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  Porsche 911 GT2 Evo 2      

  Article Image gallery (60) Chassis (3) Specifications  
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Country of origin:Germany
Produced in:1998
Numbers built:13
Price new:DM 506,000
Internal name:993
Predecessor:Porsche 911 GT2 R
Author:Wouter Melissen
Last updated:April 29, 2020
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Click here to download printer friendly versionFollowing the collapse of the World Sports Car Championship in 1992 and the subsequent demise of the Group C prototype class, production-based GT cars once again came to the fore. Porsche Motorsport's engineers quickly responded with a competition version of the newly introduced, 993-generation 911 Turbo. Simply dubbed the GT2 after its intended class, the new Porsche racing car was launched at the 1994 Essen Motor Show. To fully homologate the new 911 GT2, at least 25 road cars had to be produced. This proved no problem as within the first year 43 examples had already been sold.

One of the main reasons that the 911 GT2 had to be homologated as a separate model, even though it was based on the 911 Turbo, was that it featured rear-wheel drive only. Further modifications to the chassis included revised suspension sourced from the 993 Cup car. Standard equipment on the competition version, the road-going GT2 could be fitted with the Club Sport package, which included a roll-cage, six-point harness, racing seats, a fire extinguisher and a battery cut-off switch. Exterior modifications included a front spoiler, dramatically flared wheel arches and a tall rear wing. The road car tipped the scales at 1,290 kg, while the further stripped out competition GT2 weighed 1,150 kg.

Both versions of the GT2 used an engine derived from the 911 Turbo flat six. On the road car, the catalytic converters were removed and an additional oil cooler fitted. In this guise, it initially produced 430 bhp and later 450 bhp. The competition engine featured different KKK turbochargers, larger intercoolers, high-lift camshafts and a bespoke exhaust system. Breathing through two mandatory restrictors, it officially produced the 450 bhp prescribed by the GT2 regulations but a figure of around 475 bhp was more realistic. Like the road car, the GT2 R boasted a G50 gearbox with six forward speeds. For competition purposes, close-ratio gears were fitted.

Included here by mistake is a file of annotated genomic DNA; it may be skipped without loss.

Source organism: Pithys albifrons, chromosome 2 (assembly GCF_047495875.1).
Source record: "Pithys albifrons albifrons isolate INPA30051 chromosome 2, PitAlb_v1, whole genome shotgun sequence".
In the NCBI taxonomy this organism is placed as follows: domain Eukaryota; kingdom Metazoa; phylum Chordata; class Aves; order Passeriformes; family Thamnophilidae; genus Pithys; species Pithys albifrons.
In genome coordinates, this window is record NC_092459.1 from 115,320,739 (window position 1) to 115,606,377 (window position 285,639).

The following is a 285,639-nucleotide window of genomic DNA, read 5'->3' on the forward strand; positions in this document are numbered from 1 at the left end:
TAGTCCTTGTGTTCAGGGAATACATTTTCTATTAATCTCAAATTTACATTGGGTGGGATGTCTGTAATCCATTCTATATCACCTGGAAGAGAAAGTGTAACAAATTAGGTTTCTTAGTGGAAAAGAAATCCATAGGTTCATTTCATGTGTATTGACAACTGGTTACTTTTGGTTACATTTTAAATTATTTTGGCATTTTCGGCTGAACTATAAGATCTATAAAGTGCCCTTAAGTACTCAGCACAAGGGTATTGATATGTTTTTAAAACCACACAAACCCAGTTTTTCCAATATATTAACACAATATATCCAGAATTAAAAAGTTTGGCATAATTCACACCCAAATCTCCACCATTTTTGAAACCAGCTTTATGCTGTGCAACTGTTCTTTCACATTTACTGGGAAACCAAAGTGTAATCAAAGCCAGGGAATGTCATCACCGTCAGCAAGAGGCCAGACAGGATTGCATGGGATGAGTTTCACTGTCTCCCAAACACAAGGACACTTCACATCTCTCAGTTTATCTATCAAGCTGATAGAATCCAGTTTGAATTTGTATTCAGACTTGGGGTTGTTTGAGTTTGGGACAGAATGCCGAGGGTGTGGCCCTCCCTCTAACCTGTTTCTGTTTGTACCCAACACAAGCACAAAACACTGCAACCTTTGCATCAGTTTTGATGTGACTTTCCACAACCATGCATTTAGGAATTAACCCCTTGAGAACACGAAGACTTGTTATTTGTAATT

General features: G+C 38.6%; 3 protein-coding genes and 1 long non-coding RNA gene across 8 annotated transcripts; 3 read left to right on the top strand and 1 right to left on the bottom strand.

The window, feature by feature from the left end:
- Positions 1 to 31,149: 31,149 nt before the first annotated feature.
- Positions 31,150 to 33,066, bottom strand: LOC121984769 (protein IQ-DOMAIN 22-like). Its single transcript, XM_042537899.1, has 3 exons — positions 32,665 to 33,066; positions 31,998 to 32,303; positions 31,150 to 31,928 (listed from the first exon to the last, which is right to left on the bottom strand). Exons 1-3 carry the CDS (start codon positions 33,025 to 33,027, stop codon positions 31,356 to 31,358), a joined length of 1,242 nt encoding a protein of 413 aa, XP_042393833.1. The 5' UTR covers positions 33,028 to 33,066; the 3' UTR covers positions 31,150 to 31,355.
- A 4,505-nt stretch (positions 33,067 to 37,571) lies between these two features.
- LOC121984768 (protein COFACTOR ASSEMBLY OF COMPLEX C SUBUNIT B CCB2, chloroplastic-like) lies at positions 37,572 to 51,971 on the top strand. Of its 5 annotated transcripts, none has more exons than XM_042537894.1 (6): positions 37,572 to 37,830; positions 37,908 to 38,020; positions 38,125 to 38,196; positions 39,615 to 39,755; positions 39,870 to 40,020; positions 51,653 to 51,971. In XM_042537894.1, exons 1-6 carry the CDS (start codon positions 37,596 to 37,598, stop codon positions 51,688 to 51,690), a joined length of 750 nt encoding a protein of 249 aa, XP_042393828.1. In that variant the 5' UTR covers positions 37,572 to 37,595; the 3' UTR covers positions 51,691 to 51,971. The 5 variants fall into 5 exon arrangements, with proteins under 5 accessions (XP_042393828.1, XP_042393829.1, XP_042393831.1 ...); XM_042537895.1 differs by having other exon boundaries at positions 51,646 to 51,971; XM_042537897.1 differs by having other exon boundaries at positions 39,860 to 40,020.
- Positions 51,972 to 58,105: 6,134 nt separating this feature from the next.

While Porsche had no problem selling the road going homologation models, they found even more takers for the competition car. Launched at the start of the 1995 season, it instantly was the weapon of choice in the GT2 class, dominating championships around the world, including the BPR Championship in Europe and the IMSA Sports Car Championship. At Le Mans, privately entered GT2s were driven to class victories in 1996 and 1997.

At times, the privately run machines even managed to challenge the intrinsically quicker GT1 cars for outright victories. One of Porsche's privateers, Larbre, set about modifying their GT2 to compete in GT1 proper. The main difference was a revised engine with larger restrictors that raised the power to 600 bhp. It also featured more lightweight panels, a bigger wing and wider track. Recognising an opportunity, Porsche offered the similar GT2 Evo model. While faster than the GT2, it would still be no match for the purpose built GT1 cars that were pressed into service from the 1996 season onwards.

After three seasons of racing with only minor modifications, Porsche offered a new lease of life for the GT2 in 1998 to allow the customers to go wheel to wheel with the very quick new Vipers. It featured new twin-spark ignition and revised KKK turbos. This helped lift the power to 485 bhp. There were many more detail changes with new, wider wheels, a revised aero package and refined anti-roll bars. Of the 1998 specification GT2s, a further 13 examples were built. It proved successful in local championships but still struggled against the works supported Vipers at races like Le Mans.

When the 993 model was superseded by the 996 model in, Porsche opted to focus on a naturally aspirated competition car aimed for the GT3 class from the 1999 season onwards. The GT2 model did return but strictly as a high performance, rear-wheel drive road car. The 993-model 911 GT2 was not only a success on the racing track, it was also a very profitable enterprise for Porsche as around 300 examples of all variants were built and sold to customers.

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  Article Image gallery (60) Chassis (3) Specifications